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Fractional CFO and Accounting

Hitting the Reset Button

Daryl Ching
Daryl ChingPublished on August 15, 2022

In order to provide guidance on future business strategy, we thought we would take some time today to look back at what happened when the pandemic first broke out in March 2020. As a financial consultant, we provide our clients general best practices on review of the internal business. However, admittedly, when a company is in growth mode and looking to expand revenue or commercialize products, internal processes fall by the wayside and rank low in priority. When the pandemic broke out, this forced business owners to hit the reset button.

IT Infrastructure

The very first event were office shutdowns. Many companies were still operating on a paper-based system and were not effectively digitizing documents, nor did they have databases to efficiently pull up information. One of the first significant changes was the implementation of necessary IT infrastructure. In most cases, it was a priority on the list, but fell further down below business development activities. In a few months, businesses developed tools for staff communication, task management, project management, CRM and ensured all important documents were digitized. Whether businesses remain working from home or end up going back to this office, this was a necessary and important step to set up for growth.

Vendor Relationships

The next major event was requests from vendors to change payment terms. For businesses in wholesale, retailers immediately started to phone and requested an increase in payment terms for their product. Big box retailers took advantage of their size and leverage and extended terms 30-60 days. Smaller vendors phoned and pleaded for more time to pay their bills. This put a considerable amount of pressure on cash flow for small businesses. Working with our clients to navigate through this difficult conundrum, we asked our clients to determine how much value they placed on each vendor relationship and how easily each vendor could be replaced. For those that were highly valued we would either concede to revised terms or counter with our own proposal. For example, when one of our clients were asked to extend payment terms with a big box retailer, we advised them to counter with a 2% discount to maintain payment terms, and the offer was accepted. For vendors that were underperforming or could easily be replaced, we stood our ground and started to shop for comparisons.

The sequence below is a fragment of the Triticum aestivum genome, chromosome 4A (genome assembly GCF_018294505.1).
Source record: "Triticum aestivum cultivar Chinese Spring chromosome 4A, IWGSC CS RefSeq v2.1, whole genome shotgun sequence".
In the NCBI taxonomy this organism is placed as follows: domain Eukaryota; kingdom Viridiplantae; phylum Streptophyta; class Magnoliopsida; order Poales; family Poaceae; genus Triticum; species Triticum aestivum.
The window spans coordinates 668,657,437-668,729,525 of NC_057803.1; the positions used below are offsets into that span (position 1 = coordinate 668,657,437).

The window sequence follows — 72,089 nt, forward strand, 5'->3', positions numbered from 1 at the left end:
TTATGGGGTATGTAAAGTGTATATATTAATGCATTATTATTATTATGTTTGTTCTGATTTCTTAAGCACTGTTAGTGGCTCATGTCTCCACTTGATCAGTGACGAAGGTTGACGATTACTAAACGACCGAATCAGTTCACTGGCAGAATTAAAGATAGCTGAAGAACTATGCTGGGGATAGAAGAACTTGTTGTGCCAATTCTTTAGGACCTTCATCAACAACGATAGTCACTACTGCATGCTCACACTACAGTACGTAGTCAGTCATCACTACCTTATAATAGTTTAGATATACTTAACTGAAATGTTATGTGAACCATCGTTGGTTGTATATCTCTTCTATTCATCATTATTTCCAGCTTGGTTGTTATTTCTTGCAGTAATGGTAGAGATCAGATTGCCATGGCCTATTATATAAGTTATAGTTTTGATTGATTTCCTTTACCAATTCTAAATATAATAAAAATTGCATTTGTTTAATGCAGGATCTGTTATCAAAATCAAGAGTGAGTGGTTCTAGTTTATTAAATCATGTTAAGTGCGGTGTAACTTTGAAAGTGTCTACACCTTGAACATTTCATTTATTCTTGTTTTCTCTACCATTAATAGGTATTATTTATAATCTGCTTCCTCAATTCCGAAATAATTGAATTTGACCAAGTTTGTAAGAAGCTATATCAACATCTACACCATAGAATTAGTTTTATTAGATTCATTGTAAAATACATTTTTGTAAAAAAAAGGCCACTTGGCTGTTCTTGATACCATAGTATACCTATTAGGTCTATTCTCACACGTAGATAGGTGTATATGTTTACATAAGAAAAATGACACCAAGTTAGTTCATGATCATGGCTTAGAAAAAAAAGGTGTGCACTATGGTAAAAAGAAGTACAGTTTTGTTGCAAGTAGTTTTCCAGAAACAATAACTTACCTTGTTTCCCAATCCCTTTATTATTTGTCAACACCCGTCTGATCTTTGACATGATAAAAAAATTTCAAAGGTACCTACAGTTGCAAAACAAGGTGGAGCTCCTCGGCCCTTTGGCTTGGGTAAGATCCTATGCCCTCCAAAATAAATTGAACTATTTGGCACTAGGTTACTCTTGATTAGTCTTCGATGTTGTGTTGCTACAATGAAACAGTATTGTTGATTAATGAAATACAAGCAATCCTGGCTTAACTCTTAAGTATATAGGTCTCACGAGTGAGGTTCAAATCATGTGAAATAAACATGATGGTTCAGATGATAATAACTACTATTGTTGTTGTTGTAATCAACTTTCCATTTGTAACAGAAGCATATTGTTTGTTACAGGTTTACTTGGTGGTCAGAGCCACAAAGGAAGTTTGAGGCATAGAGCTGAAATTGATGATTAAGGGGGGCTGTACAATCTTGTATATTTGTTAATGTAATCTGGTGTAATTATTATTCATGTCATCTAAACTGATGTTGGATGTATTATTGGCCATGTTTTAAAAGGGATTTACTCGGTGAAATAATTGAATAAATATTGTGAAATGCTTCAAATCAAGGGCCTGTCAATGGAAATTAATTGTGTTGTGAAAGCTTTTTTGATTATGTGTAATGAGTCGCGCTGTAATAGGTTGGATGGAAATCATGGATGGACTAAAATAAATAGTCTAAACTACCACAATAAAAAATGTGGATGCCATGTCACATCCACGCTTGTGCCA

While going through this exercise, we asked our clients when they last completed the following activities:

  1. Reviewed vendor agreements
  2. Ensured vendors were adhering to terms of the agreement
  3. Revisited terms to determine if they required revisions based on the business evolution
  4. Compared pricing to other comparable vendors available in the market

In most cases, businesses in a high growth mode have not completed any of these activities since they started these vendor arrangements often several years ago. Upon doing this review, we drew a number of conclusions:

  1. In some circumstances, we discovered that vendors were not fulfilling 100% of the agreement and certain deliverables had been omitted either from inception or perhaps in the last few months.
  2. With respect to suppliers of raw materials or finished goods, our clients were ordering a higher volume than when they first began the relationship. We used this as leverage to negotiate better pricing or push back on revised payment terms.
  3. Our clients did a deeper dive into service provider performance. As an example, they looked at their digital marketing agency and reviewed concepts like impressions, conversion, and user acquisition costs. In some cases, they found underperformance. Under these circumstances, there was an opportunity to either revamp the marketing process, adjust pricing, or find new vendors.
  4. Businesses found costs mainly related to subscriptions that were unnecessary for their business.